In the US or North Korean version, which are very different from each other? We will never know.

 However, there are no data regarding other strategic or economic concessions between the two parties.

This makes it hard for us to believe in Kim Jong-Un’s conversion to strategic masochism.

Therefore, we are still at the terms of Kim Jong-Un’s last “New Year’s speech”, the one in which the North Korean leader stated that he would not denuclearize North Korea if the USA did not stop its “hostile policies”.

Hence either the United States explicitly accepts a linkage between the denuclearisation of the Korean peninsula and the end of sanctions, or North Korea will slowly, but surely, return to its nuclear strategy, which, at that point, will cost him nothing.

 But is President Trump’s willingness to cease hostilities with North Korea and thus rebuild the stability of the entire Korean peninsula serious?

 We donot know yet. For somebody, like the old British Prime Minister Tony Blair, the US President is now completely uninterested in Korean affairs.

 And he is wrong, we might add.

 In fact, if Kim Jong-Un were to quickly rebuild his nuclear arsenal, which seems currently possible, the possibility of attacks on U.S. territory would still be remote, certainly, but the US establishment would interpret a North Korean attack on the U.S. military positions in the Pacific as a kind of suicide for North Korea. Are we sure that China and Russia would not put very credible pressure on the United States? Are we sure that a North Korean attack in the Pacific would not, technically, be a success?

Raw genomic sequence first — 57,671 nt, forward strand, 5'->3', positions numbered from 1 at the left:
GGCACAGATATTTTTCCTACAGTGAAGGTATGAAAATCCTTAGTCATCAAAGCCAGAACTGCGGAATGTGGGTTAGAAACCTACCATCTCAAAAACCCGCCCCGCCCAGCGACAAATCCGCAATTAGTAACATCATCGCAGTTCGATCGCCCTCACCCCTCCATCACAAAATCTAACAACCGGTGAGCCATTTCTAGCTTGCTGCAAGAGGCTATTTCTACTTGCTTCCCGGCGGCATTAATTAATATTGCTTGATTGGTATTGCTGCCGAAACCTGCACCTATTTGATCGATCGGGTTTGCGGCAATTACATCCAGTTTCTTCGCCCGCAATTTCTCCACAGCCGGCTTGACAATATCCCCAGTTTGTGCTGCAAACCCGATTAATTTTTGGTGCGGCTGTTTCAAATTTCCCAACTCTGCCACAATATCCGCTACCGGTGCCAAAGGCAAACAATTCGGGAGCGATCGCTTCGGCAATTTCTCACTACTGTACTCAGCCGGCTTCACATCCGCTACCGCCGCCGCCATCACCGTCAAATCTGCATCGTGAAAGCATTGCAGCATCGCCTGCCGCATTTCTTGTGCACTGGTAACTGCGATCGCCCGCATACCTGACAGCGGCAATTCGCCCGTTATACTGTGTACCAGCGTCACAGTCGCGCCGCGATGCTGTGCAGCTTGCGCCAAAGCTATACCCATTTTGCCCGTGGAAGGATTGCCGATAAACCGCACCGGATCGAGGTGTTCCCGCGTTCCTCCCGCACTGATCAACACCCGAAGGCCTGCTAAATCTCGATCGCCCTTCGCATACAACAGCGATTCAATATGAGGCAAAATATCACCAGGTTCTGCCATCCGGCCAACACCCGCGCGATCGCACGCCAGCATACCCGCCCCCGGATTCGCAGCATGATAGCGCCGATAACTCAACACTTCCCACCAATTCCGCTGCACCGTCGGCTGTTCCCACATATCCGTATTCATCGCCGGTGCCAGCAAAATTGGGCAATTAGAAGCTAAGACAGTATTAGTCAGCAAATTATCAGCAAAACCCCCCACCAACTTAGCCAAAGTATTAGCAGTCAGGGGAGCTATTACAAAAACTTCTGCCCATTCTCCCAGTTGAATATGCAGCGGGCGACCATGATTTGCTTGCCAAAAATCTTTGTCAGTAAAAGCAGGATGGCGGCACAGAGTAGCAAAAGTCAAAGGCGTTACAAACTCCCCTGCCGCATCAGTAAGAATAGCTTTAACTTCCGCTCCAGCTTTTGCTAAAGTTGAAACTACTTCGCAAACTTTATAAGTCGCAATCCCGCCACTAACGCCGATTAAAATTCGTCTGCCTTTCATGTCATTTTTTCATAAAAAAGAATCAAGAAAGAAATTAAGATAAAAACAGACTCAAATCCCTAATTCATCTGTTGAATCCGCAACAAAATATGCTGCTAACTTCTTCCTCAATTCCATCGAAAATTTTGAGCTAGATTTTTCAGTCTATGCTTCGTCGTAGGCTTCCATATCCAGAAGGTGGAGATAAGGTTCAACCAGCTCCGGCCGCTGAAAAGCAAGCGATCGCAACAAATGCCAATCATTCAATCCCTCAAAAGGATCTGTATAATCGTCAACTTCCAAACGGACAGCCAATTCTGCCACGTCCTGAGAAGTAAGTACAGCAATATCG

But, in fact, it is not: a possible attack by North Korea on the US and its allies’ bases in the Pacific would be highly destructive, politically very dangerous, but finally capable of unleashing the Russian and Chinese reactions in the region.

 In January 2020, Kim Jong-Un asked his ruling class to follow and take unspecified “offensive measures” to break the deadlock in negotiations with the USA.

 If the United States currently believes that North Korea is a quantité négligeable in the Asian equilibria, it is sorely mistaken.

 China will never accept an unarmed Democratic People’s Republic of Korea, which would bring China into a close border contact with the USA and South Korea, given that the maritime area that North Korea is securing is also essential for the security of the Belt and Road Initiative.

 Neither will Russia ever accept an unstabilized and reduced US presence on the Korean peninsula, which is also a strategic life insurance policy for the Russian operations between the Indian Ocean and the Greater Middle East.

Probably Kim Jong-Un will currently accept, with difficulty, a stable progression of the agreements with the USA on its nuclear power, both to revive the North Korean economy and to stabilize equilibria in the Far East.

It will, however, be a negotiation that will see – in place of the unruly Americans – many and more willing South Koreans, Japanese, Chinese, Indians, Russians, and even the pale and weak foreign policy of some surviving European countries.

 If President Trump believes he can wait for the global economic crisis to reach North Korea, he has not well analysed all the terms of Kim Jong-Un’s strategic equation.

 The possible crisis in the Democratic People’s Republic of Korea will be supported to a large extent by Russia and China but, in all likelihood, there will be other new supporters.

 Therefore, without pretences, President Donald J. Trump’s attempt to denuclearize the Korean peninsula in words has currently failed.

 On the other hand, Kim Jong-Un’s speech of December 31, 2019, in which he spoke of a “new path” and assumed new and more advanced strategic weapons, in addition to a long confrontation with the USA, shows that the U.S. policy vis-à-vis North Korea has, once again, failed.

By now we know that the concept of “denuclearization” between the two sides has never been a common criterion.